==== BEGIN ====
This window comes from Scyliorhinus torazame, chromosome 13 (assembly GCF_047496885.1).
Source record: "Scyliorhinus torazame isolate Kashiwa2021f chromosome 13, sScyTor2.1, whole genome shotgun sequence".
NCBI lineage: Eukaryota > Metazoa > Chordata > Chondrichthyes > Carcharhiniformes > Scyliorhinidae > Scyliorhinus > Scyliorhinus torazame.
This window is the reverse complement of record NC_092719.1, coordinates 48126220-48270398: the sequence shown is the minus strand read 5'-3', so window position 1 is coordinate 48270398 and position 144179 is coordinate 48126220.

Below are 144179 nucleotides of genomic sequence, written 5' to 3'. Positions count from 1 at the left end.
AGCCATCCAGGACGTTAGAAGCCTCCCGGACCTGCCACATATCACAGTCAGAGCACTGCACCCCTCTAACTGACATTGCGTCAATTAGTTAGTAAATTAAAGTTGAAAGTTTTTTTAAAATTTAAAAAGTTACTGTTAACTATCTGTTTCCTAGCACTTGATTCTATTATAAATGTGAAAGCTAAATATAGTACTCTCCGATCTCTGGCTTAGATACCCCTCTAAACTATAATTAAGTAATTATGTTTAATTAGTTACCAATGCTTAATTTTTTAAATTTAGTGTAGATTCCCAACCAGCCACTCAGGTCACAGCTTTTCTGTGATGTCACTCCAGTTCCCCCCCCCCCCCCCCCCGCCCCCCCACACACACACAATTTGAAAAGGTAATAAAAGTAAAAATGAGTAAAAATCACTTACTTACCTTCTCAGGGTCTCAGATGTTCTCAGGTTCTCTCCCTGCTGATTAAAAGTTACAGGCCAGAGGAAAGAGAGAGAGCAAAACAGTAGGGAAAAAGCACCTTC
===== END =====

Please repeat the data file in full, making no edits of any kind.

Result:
This window comes from Scyliorhinus torazame, chromosome 13 (assembly GCF_047496885.1).
Source record: "Scyliorhinus torazame isolate Kashiwa2021f chromosome 13, sScyTor2.1, whole genome shotgun sequence".
NCBI lineage: Eukaryota > Metazoa > Chordata > Chondrichthyes > Carcharhiniformes > Scyliorhinidae > Scyliorhinus > Scyliorhinus torazame.
This window is the reverse complement of record NC_092719.1, coordinates 48126220-48270398: the sequence shown is the minus strand read 5'-3', so window position 1 is coordinate 48270398 and position 144179 is coordinate 48126220.

Below are 144179 nucleotides of genomic sequence, written 5' to 3'. Positions count from 1 at the left end.
AGCCATCCAGGACGTTAGAAGCCTCCCGGACCTGCCACATATCACAGTCAGAGCACTGCACCCCTCTAACTGACATTGCGTCAATTAGTTAGTAAATTAAAGTTGAAAGTTTTTTTAAAATTTAAAAAGTTACTGTTAACTATCTGTTTCCTAGCACTTGATTCTATTATAAATGTGAAAGCTAAATATAGTACTCTCCGATCTCTGGCTTAGATACCCCTCTAAACTATAATTAAGTAATTATGTTTAATTAGTTACCAATGCTTAATTTTTTAAATTTAGTGTAGATTCCCAACCAGCCACTCAGGTCACAGCTTTTCTGTGATGTCACTCCAGTTCCCCCCCCCCCCCCCCCCGCCCCCCCACACACACACAATTTGAAAAGGTAATAAAAGTAAAAATGAGTAAAAATCACTTACTTACCTTCTCAGGGTCTCAGATGTTCTCAGGTTCTCTCCCTGCTGATTAAAAGTTACAGGCCAGAGGAAAGAGAGAGAGCAAAACAGTAGGGAAAAAGCACCTTC